YES AND TOTO'S REPLACEMENT PLAYERS HAD A NIGHT OF HITS AND MISSES AT VERIZON
Ain't that much different than the real thing, baby: Jon Davison is one of Yes' many replacement players.
Yes With Toto Verizon Theatre, Grand Prairie Thursday, August 27, 2015
Holding a band together for decades at a time is a tough ask. Eventually attrition takes its toll, whether it's age, illness or the members simply growing sick of one another. Yes and Toto have managed to stick things out for five and four decades respectively, but it's meant bringing in an increasing number of replacement players. This year alone, both bands have suffered the death of a founding member.
Yet when the remnants of each came to Verizon Theatre on Thursday for a dual headlining show, their biggest challenge came from an uneven sound mix. Despite fine efforts by both bands, it was like half of the place's monstrous PA wasn't working. It was as if the show at Verizon had been mixed for the Granada Theater.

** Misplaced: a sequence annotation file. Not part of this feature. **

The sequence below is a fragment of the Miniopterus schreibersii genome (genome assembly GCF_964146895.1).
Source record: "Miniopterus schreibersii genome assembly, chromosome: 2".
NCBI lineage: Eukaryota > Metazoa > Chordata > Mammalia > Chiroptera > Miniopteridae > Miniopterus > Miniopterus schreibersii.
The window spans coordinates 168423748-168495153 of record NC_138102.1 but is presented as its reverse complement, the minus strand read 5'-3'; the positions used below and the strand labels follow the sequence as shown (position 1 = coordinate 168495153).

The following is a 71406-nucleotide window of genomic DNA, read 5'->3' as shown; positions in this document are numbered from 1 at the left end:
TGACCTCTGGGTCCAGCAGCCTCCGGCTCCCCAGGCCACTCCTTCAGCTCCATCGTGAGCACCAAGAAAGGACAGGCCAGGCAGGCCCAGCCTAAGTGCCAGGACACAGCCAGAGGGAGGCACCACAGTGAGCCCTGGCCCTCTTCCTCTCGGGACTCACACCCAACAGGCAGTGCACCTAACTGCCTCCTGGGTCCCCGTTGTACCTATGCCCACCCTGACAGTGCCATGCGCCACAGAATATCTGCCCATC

Toto started the night off a little after 7:30 and did an impressive set of their best-known tunes, hits that are rarely heard now and new songs. The band was formed by former studio musicians who could play any style, but they wanted to play rock music for the Top 40 charts. Despite many, many lineup changes over the years, they're currently touring with a number of their original members: guitarist Steve Lukather, bassist David Hungate and keyboardists David Paich and Steve Porcaro.
Joined by longtime vocalist Joseph Williams, new drummer Shannon Forrest, backing vocalists Mabvuto Carpenter and Jenny Douglas-Foote, and legendary percussionist Lenny Castro, they played like a full-on band instead of a collective of hired hands.
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